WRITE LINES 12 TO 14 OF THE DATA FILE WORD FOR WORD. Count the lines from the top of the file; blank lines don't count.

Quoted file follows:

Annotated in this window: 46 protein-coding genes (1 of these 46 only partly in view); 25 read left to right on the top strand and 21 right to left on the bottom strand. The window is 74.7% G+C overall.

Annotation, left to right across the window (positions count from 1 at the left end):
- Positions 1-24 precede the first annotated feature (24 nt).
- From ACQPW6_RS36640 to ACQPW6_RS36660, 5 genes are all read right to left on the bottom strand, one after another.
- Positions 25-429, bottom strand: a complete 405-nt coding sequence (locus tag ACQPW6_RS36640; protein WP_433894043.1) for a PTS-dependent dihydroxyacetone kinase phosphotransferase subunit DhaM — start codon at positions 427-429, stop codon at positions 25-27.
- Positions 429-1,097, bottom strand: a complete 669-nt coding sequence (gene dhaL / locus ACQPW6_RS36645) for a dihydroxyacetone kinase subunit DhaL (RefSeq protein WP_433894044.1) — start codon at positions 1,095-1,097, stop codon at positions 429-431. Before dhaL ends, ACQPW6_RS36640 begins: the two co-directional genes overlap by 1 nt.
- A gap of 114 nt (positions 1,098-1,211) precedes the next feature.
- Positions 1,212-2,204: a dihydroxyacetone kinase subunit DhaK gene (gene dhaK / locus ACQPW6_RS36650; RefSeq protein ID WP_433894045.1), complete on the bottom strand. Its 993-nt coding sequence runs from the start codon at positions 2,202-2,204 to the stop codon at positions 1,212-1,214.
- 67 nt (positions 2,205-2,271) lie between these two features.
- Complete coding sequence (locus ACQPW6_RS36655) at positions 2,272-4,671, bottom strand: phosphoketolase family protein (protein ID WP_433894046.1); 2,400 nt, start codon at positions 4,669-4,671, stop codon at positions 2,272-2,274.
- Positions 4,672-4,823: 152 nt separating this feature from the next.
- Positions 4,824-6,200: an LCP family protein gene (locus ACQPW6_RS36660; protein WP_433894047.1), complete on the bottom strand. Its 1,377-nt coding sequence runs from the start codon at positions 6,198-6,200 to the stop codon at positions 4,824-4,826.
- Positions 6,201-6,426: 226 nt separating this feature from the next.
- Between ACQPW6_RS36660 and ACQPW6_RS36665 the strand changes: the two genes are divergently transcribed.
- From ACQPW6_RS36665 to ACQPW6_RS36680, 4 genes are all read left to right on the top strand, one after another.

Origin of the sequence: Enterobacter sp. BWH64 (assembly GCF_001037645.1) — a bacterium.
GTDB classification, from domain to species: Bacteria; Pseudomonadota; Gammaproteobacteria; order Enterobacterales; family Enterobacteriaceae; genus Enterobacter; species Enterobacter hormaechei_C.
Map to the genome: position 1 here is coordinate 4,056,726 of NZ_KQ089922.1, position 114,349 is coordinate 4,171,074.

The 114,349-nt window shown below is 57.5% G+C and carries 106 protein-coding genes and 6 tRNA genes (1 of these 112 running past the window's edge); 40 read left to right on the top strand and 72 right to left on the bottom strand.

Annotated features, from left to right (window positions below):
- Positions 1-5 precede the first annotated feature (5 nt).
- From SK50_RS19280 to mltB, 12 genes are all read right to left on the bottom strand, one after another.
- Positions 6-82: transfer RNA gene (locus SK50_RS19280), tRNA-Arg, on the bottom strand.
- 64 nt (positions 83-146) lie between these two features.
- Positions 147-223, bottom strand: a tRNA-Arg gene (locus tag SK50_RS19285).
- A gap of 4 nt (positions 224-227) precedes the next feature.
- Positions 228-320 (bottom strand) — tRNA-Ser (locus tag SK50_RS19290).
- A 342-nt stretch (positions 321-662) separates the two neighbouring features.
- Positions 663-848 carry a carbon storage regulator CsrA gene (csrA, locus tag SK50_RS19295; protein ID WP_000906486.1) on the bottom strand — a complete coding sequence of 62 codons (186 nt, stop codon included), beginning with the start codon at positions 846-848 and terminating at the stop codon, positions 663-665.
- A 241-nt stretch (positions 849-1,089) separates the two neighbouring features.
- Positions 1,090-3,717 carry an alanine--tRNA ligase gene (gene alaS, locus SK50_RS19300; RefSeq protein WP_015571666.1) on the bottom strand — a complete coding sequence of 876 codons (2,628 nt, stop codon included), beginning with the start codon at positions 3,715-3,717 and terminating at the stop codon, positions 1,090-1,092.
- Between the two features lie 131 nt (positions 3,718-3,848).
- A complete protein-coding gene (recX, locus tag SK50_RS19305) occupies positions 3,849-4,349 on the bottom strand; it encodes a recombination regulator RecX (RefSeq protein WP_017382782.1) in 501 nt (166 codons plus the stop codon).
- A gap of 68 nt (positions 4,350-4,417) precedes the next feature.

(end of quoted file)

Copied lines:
- Positions 4,824-6,200: an LCP family protein gene (locus ACQPW6_RS36660; protein WP_433894047.1), complete on the bottom strand. Its 1,377-nt coding sequence runs from the start codon at positions 6,198-6,200 to the stop codon at positions 4,824-4,826.
- Positions 6,201-6,426: 226 nt separating this feature from the next.
- Between ACQPW6_RS36660 and ACQPW6_RS36665 the strand changes: the two genes are divergently transcribed.